‘Percy Jackson: Sea of Monsters’ will satisfy fans of the first film
New in theaters today is the sequel to 2010’s “Percy Jackson and the Lightning Theif” which brings back most of the main cast members, minus Pierce Brosnan as Percy’s cedar (half man/half horse) mentor and protector, in another epic tale of Greek gods and their half human offspring in the modern world. This time around Percy and friends end up taking on the ‘Sea of Monsters’, know to humans as the Bermuda Triangle, as they have to save the world all over again.
Written by Marc Guggenheim based on the book by Rick Riordan
Directed by Thor Freudenthal
Percy Jackson (Lerman), accompanied by his friends Annabeth Chase (Daddario), Clarisse La Rue (Rambin), Grover (Jackson) and Tyson (Smith) his half-brother, goes on a journey in the sea of monsters to retrieve the legendary Golden Fleece and save camp half-blood. The camp has been attacked and the barriers that protect the campers are down thanks to Percy’s rival Luke (Abel), another half-blood and the son of Hermes (Fillion). The adventure takes many dangerous and twisted turns and the nefarious plans of Luke could bring the end of days crashing down on earth in a heartbeat if he succeeds.
Sea of Monsters changes very little in tone and delivery from 2010’s effort, the special effects are solid and script very action packed, but this time around the story focuses more on the kids and shies away from the plethora of stunt casting that populated the first. The pacing is lite and constant as the film flows quite well through the different set pieces of the film, most of which work very well except for the handful that miss the mark, and keeps our heroes focused on the goals in front of them. One in particular that does not work involves three seers who drive a mystical taxicab and share one eyeball between the three of them, it’s a tired and unoriginal slice of comic relief stuck in the middle of the film. The script keeps the quest and journey to get the Golden Fleece front and center from the moment we leave camp, the characters get a brief re-introduction but the film jumps into the action right away as it assumes the viewers will have knowledge of the first film.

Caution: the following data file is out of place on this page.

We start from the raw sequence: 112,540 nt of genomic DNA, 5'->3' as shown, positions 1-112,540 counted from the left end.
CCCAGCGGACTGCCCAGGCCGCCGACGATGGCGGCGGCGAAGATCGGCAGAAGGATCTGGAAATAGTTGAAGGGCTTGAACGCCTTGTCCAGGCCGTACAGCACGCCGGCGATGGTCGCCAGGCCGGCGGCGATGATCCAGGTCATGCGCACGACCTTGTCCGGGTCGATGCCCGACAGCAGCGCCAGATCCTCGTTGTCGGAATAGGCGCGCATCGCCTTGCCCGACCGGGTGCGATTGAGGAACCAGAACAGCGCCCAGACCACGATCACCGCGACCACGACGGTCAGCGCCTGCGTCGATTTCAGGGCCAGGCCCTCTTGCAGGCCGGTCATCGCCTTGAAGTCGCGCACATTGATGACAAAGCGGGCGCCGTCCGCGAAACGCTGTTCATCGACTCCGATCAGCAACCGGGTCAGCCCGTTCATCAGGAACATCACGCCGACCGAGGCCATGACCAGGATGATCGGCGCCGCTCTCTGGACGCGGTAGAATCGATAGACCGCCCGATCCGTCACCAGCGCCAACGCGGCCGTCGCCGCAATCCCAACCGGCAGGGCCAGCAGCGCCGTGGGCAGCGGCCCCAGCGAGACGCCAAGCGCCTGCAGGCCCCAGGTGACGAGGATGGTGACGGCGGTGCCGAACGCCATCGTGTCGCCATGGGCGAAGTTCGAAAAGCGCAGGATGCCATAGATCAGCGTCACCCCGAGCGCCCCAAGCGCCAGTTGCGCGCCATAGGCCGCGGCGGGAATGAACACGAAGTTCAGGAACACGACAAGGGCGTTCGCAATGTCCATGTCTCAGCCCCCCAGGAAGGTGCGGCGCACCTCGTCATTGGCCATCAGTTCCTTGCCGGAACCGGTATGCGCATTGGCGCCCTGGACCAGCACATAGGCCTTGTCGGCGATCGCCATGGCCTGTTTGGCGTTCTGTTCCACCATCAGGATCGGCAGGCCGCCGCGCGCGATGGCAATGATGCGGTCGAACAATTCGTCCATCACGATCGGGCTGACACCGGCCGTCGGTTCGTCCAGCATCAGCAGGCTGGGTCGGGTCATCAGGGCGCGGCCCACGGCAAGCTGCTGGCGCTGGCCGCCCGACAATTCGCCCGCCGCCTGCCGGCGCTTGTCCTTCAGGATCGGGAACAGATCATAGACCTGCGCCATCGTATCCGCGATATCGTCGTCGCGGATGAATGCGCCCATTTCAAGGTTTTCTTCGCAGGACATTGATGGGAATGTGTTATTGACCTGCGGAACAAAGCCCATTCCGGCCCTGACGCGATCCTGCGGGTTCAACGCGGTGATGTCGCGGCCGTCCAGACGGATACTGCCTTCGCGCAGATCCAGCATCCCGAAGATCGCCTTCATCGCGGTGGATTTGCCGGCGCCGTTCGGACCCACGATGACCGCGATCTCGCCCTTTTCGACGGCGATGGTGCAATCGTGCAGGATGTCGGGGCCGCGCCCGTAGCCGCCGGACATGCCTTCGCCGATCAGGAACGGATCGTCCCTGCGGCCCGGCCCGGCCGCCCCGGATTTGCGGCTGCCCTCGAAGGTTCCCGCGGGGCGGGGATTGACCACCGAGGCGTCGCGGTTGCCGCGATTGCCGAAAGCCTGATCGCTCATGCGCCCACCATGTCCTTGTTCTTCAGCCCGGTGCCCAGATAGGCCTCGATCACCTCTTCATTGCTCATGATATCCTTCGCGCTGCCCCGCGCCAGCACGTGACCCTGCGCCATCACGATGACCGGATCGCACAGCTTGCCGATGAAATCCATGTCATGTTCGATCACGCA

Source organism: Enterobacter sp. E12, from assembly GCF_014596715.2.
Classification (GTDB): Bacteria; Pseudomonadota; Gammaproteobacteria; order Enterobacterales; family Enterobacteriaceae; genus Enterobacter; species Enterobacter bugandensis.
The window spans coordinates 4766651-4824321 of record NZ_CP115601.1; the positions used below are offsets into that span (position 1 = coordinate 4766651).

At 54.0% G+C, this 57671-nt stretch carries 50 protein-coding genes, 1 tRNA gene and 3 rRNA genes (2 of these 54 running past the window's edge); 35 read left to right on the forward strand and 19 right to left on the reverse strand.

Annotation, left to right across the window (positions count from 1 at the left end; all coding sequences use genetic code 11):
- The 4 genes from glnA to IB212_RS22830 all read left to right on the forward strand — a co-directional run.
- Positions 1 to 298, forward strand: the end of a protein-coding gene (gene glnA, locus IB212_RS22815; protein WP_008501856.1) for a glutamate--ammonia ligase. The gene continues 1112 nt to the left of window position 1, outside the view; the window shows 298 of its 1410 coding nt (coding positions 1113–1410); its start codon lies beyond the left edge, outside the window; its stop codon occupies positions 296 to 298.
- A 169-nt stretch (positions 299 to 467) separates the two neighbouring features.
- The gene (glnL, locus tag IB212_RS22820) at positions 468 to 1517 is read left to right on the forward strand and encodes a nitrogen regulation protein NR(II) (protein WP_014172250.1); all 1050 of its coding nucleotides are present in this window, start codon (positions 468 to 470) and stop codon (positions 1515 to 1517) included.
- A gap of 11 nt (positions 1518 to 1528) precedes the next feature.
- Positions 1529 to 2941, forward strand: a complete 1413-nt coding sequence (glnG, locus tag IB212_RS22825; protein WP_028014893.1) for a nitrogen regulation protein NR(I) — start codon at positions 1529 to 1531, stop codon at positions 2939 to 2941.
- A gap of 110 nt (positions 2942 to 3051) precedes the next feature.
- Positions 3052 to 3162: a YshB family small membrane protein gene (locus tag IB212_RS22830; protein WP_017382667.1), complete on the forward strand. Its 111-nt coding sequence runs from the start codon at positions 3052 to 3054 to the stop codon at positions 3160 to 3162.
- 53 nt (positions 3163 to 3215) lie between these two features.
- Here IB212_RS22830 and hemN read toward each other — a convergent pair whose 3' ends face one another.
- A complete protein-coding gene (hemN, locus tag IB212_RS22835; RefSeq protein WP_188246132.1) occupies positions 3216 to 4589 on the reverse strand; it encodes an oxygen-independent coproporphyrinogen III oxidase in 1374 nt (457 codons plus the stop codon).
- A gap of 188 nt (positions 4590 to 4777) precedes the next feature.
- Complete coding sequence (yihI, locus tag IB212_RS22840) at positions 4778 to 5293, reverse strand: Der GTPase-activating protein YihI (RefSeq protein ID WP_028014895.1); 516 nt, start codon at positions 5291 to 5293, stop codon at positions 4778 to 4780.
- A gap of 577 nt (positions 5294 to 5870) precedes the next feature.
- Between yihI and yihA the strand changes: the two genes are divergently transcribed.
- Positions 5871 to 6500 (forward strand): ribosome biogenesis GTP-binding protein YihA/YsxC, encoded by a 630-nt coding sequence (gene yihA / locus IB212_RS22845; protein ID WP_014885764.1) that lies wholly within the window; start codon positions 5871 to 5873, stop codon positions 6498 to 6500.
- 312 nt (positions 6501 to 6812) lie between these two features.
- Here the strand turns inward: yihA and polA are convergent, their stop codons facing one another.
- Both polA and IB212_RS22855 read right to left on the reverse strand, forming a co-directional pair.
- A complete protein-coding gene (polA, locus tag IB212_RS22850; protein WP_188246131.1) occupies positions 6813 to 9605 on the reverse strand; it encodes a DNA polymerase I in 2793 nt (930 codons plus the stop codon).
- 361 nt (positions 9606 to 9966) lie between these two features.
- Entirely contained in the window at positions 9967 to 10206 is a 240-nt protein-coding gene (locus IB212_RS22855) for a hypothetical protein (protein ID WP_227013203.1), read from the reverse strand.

One of the biggest challenges and frankly poorly handled issues in the film is the treatment of Daddario and her character Annabeth. Daddario, now 27 after the 3 year span between films, has a hard time looking the part of a 17/18 year old and the costuming department dress her way down and dye her hair blond (she was her natural brunette in the first) in attempt to make her appearance younger. But the biggest problem with her character is that she has lost all of the spunk and fight that she had in spades in the first film. This time around she is the doting and helpless cheerleader as Rambin’s Clarice gets to be the tough girl. It’s a sad outcome for a solid female character.
The cast does decent enough work here, but while the film is fun and fast paced there isn’t a lot of heavy lifting acting wise. While the changes to Daddario’s character are disappointing, the addition of Rambin is a solid choice as her turn as Glimmer in the “Hunger Games” seems to have her well suited to take over the tough girl role. The best of the bunch may just be Abel as the villain Luke, he seems to relish the character and the dark turn he has taken this time around. The substitution of Head for Brosnan as Chiron is of little impact in the end as Head is given very little to do, and the addition of Tucci is also minimal as his Mr D is not much more than a glorified cameo. But Fillion shines in his small role as he chews massive scenery every second he is on screen, even making a hilarious jab at one of his older characters from his repertoire along the way.
Fans of the original Percy Jackson should enjoy the film, the tone and look are very similar between both films and the effects and stunt work are very solid as well. In the end Percy Jackson: Sea of Monsters does just enough to satisfy summer audiences and though there may be better options in theaters Percy is far from the worst choice you could make this week at the box office.